My closest friend in the world (apart from my wife) is a Methodist. He's sincere in his religious beliefs, but not very dogmatic. We made peace about our diverging views very long ago, and though we still argue them from time to time in one form or another, we understand that our bonds are based on fundamental things that, perhaps, aren't completely captured or expressed in our stated philosophies. We do not fear disagreement.

Edited by DonAthos

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Given your description of the milieu, we are probably neighbors. There was one guy who I agreed with on numerous political topics so we were friends, but he felt that he had to bolt and left the state (politics and real-estate cash-in). 99% of the time, I avoid political talk with friends, unless I can steer the conversation to an area that can be rationally discussed, which is a matter that is as much about their level of ideological commitment to emotion as a tool of cognition as it is about the topic of conversation. Maybe I have a better quality of friends (they probably think so), but I don’t know any irrational ideological extremists (there are plenty of them in the area, I just don’t interact with them). I am on occasion faced with a provocative statement from a friend, which presents me with one of three main choices. One is to engage the friend with a counter-question or statement aimed at identifying an underlying premise that I know is wrong. An example might be anything of the form “We don’t want X”, which frames moral and political questions as the codification of personal emotion. The response might be, “I disagree, I do want X”. A semi-rational person would then pause and examine the reasons for this feeling, and might only respond “But it’s not right”, which leads to the obvious follow-up “Why isn’t it right?”, or maybe “The opposite of X is what’s right, don’t you agree?”. Obviously, you have to decide at what point you’re threatening the relationship. In a few cases, I have essentially had to post no-trespassing signs by saying that I don’t see sufficient common ground for civil discussion of the topic.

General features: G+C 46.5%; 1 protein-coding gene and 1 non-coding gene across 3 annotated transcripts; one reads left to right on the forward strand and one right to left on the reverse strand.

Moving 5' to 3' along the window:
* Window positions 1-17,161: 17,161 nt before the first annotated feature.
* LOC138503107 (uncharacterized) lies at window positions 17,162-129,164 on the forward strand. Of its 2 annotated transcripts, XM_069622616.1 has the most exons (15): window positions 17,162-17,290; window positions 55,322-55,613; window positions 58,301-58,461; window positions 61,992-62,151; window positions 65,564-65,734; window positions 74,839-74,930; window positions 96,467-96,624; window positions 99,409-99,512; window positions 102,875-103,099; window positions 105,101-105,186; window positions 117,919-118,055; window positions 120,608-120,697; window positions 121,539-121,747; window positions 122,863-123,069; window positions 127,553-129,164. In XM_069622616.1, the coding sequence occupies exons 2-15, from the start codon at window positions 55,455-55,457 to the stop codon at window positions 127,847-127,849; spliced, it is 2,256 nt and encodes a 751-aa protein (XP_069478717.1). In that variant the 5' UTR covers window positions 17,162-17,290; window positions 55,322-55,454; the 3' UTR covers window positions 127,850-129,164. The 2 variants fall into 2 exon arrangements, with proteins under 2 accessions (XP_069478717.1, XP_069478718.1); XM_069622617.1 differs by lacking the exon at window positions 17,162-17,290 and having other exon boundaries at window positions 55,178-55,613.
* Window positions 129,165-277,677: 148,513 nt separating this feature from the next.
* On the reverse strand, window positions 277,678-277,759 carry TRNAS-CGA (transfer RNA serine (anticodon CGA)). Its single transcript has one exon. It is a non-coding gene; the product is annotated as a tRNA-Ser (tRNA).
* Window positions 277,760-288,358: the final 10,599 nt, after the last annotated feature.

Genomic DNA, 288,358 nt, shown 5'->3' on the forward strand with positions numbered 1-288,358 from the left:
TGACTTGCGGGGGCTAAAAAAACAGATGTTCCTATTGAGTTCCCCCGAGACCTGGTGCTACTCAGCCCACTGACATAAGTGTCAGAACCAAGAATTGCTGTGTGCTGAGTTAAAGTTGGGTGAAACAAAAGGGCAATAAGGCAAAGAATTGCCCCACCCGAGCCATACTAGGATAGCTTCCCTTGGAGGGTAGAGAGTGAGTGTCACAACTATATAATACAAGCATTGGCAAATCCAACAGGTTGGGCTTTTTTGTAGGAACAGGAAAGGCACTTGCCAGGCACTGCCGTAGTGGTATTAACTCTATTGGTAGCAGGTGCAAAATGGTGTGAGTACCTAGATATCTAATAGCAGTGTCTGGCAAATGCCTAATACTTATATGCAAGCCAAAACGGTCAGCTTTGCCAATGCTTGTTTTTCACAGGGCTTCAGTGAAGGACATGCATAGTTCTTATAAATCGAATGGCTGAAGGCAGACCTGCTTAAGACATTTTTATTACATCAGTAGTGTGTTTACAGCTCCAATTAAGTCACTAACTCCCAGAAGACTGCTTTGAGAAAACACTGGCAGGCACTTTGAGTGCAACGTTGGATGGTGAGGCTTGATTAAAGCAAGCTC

My solution is that friendships are not entirely based on shared political values, and you should not get enraged at disagreement over politics any more than you should get enraged about religion or music.

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Implicit in any relationship is a mutually shared philosophy which makes it possible to enjoy/appreciate the value(s) on which the relationship is built. If you both love fishing, you at least agree that life is worth living, that an enjoyable way to do that is to sit and fish, and that we should be allowed to fish. Philosophically, not much else really matters, at least with regard to your fishing excursions.

 

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Anecdotally, over time I find myself more flabbergasted than mad at majorly flawed beliefs, and just annoyed at the prospect of explaining my basic held premises again.

People do change their minds, and people mess up. I don't have patience for longtime True Believers, but in general I wouldn't think twice about being friends with someone who has ideas counter to my own, as long as we held some shared values.

Edited by JASKN

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I dropped a friend because he was irrationally sympathetic to Antifa. Now I hear he's crazy about BLM, so I'm glad I bailed. You need to be careful picking your friends these days.

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9 hours ago, MisterSwig said:

I dropped a friend because he was irrationally sympathetic to Antifa. Now I hear he's crazy about BLM, so I'm glad I bailed. You need to be careful picking your friends these days.